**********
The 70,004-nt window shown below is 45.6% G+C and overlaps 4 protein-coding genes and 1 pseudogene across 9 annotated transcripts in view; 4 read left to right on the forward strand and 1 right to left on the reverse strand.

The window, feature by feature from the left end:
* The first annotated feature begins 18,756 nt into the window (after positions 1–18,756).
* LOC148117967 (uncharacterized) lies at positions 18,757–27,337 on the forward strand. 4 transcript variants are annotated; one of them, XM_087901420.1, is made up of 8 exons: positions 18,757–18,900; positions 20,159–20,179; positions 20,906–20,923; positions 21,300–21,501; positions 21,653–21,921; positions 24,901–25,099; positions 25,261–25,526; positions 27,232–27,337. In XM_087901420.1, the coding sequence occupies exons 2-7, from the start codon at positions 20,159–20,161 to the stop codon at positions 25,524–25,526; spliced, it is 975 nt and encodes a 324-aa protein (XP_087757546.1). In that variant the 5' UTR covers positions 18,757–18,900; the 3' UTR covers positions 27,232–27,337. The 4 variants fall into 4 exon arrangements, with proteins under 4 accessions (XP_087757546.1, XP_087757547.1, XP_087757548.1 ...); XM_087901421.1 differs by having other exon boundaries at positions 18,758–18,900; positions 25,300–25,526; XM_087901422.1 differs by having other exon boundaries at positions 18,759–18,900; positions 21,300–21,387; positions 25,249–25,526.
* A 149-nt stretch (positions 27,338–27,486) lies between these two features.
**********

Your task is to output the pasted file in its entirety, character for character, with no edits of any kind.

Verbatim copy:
The 70,004-nt window shown below is 45.6% G+C and overlaps 4 protein-coding genes and 1 pseudogene across 9 annotated transcripts in view; 4 read left to right on the forward strand and 1 right to left on the reverse strand.

The window, feature by feature from the left end:
* The first annotated feature begins 18,756 nt into the window (after positions 1–18,756).
* LOC148117967 (uncharacterized) lies at positions 18,757–27,337 on the forward strand. 4 transcript variants are annotated; one of them, XM_087901420.1, is made up of 8 exons: positions 18,757–18,900; positions 20,159–20,179; positions 20,906–20,923; positions 21,300–21,501; positions 21,653–21,921; positions 24,901–25,099; positions 25,261–25,526; positions 27,232–27,337. In XM_087901420.1, the coding sequence occupies exons 2-7, from the start codon at positions 20,159–20,161 to the stop codon at positions 25,524–25,526; spliced, it is 975 nt and encodes a 324-aa protein (XP_087757546.1). In that variant the 5' UTR covers positions 18,757–18,900; the 3' UTR covers positions 27,232–27,337. The 4 variants fall into 4 exon arrangements, with proteins under 4 accessions (XP_087757546.1, XP_087757547.1, XP_087757548.1 ...); XM_087901421.1 differs by having other exon boundaries at positions 18,758–18,900; positions 25,300–25,526; XM_087901422.1 differs by having other exon boundaries at positions 18,759–18,900; positions 21,300–21,387; positions 25,249–25,526.
* A 149-nt stretch (positions 27,338–27,486) lies between these two features.